I've recently had my first pcb made, to my surprise, everything was working, at least it did at first.

It's a simple board that lets me control some ledstrips with an ESP32 through wifi. Everything worked great, including the transistor circuit. However, after a couple hours, the mcu became unresponsive, and after replugging the power supply, it seems as though the mcu is completely dead (no uart output on boot, not programmable with jtag). I know that the board did not short, I also measured the correct voltages on the MCU itself, as well as on the chip_enable pin (which is required for the ESP32 to boot) so I am quite confident that the only thing broken on the boards, is the MCU itself. I soldered together a second board, which had the exact same result.

In my initial design I did not have resistors on the data lines of the ledstrip and I did not have a resistor on the gate of the transistor. Because the GPIOs of the ESP32 can only provide 12mAmps (according to the datasheet), I suspect that the lack of resistor on the gate of the transistor might be the cause.

Included I have the original schematic that was failing, and the new schematic with precautions in place.

Is there anything else that could cause the MCU to die?

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    \$\begingroup\$ You are missing a connection on your latest diagram on the drain of the MOSFET. Plenty of things could have caused it to die but adding series resistors in IO lines to off-board stuff is usually a good idea. \$\endgroup\$
    – Andy aka
    Dec 6, 2020 at 15:58
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    \$\begingroup\$ That transistor is a FET so it does not need a gate resistor (exceptions may apply of course). However what are the IO pins to LED? You seem to be sending 12V to LEDs and some 3.3V IO pins and then using a FET to disconnect LED grounds - that's an obvious big red flag! 12V return currents may flow via GPIO pins then, sending too high current and voltage to ESP32 inputs and it gets damaged. \$\endgroup\$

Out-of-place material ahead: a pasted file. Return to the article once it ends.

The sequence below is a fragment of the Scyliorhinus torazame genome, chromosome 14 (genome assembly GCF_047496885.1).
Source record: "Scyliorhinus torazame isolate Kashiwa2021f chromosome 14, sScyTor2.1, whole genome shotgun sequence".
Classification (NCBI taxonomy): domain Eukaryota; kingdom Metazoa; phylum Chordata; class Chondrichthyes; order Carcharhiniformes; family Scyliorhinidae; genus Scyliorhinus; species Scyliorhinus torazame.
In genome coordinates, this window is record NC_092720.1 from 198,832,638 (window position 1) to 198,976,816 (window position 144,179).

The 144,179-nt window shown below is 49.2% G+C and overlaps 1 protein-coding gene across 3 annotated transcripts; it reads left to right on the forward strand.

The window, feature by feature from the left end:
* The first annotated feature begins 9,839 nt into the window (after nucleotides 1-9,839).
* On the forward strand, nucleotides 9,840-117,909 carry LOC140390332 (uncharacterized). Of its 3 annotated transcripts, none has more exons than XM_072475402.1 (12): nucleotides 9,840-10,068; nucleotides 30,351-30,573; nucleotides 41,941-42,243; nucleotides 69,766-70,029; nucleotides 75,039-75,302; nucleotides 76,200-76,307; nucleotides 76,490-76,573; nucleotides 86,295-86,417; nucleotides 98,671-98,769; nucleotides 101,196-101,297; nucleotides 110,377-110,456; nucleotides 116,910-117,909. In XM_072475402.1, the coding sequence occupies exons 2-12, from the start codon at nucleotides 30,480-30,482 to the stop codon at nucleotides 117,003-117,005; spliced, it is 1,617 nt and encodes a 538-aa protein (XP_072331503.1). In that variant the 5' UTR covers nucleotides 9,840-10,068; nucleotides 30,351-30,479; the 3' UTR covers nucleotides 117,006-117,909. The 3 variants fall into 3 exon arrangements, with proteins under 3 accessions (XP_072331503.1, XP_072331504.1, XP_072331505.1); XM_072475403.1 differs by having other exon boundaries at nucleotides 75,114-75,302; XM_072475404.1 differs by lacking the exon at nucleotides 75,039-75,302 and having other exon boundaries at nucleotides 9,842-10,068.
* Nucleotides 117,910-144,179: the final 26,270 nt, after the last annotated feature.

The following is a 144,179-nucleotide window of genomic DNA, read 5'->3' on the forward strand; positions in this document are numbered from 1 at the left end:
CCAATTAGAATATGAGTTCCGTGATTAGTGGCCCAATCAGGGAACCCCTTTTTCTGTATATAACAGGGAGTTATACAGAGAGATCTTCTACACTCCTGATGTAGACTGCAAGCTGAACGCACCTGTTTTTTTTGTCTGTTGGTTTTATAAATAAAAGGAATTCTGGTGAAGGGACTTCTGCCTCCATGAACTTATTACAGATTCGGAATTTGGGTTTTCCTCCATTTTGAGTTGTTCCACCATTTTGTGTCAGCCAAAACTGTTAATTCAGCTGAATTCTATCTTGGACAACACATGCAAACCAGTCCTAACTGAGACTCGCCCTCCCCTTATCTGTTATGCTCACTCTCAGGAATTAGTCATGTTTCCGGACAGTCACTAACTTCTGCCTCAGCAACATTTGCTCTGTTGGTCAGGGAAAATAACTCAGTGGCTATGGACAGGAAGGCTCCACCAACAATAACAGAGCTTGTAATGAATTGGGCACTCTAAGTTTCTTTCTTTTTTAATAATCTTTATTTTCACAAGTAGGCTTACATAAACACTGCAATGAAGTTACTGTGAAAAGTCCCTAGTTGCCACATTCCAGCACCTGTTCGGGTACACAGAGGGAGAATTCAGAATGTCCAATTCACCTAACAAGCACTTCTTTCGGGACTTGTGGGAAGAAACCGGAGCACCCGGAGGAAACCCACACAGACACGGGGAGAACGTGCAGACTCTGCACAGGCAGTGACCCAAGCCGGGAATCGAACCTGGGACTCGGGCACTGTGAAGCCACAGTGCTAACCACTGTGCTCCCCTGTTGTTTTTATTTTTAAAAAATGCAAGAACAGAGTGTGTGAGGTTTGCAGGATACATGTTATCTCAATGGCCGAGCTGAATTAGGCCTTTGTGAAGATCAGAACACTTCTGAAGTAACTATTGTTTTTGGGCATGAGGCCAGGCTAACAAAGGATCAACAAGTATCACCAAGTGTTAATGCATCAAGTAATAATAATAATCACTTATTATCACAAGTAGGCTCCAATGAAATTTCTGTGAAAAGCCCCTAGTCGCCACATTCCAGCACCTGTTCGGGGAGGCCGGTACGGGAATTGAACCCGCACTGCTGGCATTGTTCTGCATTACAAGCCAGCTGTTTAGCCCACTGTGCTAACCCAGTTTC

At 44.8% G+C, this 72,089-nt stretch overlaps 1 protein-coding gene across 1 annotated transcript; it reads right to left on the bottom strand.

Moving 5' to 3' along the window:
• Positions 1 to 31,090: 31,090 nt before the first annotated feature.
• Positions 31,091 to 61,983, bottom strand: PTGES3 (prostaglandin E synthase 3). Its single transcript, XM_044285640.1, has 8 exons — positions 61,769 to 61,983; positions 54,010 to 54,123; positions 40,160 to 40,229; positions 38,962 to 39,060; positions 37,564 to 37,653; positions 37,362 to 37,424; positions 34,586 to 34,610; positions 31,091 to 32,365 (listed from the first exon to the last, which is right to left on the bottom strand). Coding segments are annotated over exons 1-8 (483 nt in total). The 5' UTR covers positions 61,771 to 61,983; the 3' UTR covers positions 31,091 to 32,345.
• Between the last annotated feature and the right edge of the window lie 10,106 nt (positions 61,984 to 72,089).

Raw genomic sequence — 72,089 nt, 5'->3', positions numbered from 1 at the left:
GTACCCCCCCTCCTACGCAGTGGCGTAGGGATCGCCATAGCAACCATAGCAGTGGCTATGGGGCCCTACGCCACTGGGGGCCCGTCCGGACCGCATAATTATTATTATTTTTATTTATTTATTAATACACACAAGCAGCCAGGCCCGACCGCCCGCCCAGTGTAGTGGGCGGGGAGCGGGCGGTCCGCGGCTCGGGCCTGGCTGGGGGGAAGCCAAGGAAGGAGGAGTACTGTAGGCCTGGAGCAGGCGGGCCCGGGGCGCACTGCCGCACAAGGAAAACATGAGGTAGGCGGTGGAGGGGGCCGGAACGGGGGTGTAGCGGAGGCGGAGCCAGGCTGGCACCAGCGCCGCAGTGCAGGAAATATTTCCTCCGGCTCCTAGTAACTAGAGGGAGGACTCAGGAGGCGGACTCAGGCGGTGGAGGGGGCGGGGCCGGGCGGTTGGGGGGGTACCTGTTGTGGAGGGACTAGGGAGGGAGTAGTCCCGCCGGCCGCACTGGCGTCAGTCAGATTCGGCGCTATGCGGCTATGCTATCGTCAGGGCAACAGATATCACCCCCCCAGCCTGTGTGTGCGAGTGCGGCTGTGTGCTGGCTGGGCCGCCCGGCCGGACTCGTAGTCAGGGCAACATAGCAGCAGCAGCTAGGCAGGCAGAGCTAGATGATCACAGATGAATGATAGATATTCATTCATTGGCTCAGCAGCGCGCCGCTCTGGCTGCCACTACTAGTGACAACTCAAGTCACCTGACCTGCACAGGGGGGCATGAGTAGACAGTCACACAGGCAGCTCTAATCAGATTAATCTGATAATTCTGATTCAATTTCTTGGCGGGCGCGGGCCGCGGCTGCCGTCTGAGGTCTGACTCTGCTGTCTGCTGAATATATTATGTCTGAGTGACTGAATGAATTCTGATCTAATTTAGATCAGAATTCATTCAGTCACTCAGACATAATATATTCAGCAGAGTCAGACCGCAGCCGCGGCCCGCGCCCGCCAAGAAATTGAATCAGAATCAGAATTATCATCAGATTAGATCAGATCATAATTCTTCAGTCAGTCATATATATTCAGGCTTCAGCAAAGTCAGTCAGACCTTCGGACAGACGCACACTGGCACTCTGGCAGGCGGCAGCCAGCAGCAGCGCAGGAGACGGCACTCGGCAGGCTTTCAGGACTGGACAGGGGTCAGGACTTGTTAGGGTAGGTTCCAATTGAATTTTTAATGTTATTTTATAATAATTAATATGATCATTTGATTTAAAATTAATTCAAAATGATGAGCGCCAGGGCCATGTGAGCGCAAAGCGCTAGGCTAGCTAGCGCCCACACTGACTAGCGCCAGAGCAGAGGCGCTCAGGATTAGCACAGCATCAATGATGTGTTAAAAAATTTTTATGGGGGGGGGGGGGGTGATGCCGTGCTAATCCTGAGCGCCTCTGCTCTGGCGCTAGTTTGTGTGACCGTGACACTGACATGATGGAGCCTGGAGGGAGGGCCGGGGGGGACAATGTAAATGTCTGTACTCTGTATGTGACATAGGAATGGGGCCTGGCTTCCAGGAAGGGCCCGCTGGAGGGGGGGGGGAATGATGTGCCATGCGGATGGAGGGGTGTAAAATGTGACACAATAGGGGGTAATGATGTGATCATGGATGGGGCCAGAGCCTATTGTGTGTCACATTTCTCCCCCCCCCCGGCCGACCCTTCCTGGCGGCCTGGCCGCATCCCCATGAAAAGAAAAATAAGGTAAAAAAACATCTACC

– Justme
    Dec 6, 2020 at 16:00
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    \$\begingroup\$ What Justme says: Why do you have an enable LED (switching LED ground) while ALSO feeding 3.3 V data via LED3_MAIN etc? That makes no sense. What LED strips are you using? Can you not program the LEDs to be off? If you can, then why also disconnect GND? Disconnecting GND is always tricky (=asking for trouble!!) when you also feed other signals like data signals to devices. You should simply avoid that and always leave all GNDs connected. \$\endgroup\$ Dec 6, 2020 at 16:07
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    \$\begingroup\$ Most likely the output is dead. If you devide 12V by 330 ohm you get a current of 36mA. Increase the serial resistor to some kohms and it will live for ever. \$\endgroup\$
    – Bill
    Dec 6, 2020 at 16:13
  • \$\begingroup\$ Do un-used IO pins on the ESP32 default to being inputs? Any digital input pin should not float...but should be terminated in a pull-up resistor (to VDD) or pull-down resistor to GND. Some processors have internal termination resistors attached by writing to a register. An analog input pin need no such termination. A digital output pin need no termination too. This termination rule also applies to input pins on JTAG header or COM header. \$\endgroup\$
    – glen_geek
    Dec 6, 2020 at 16:41

1 Answer 1


I agree with Bimpelrekkie's comment.

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When the MOSFET is turned off, GND for the LEDs floats, but they are still connected to +5V. As the ESD diodes inside the LED controller chips conduct, the inputs LED_MAIN and LED_BACKUP are no longer inputs. Instead they output a voltage close to +5V, which destroys your ESP32. Besides, if the ESP32 outputs 0V, it will act as an extra ground connection for the LED chips, so they will power up somewhat through that. Enough current can flow to blow both the ESP32 and the LED controller chips.

It is always a bad idea to switch the ground of a load which communicates with a micro via other data lines. If you want to be able to turn off the LED strips completely to save power, you must do so with a high side switch in the VDD line.


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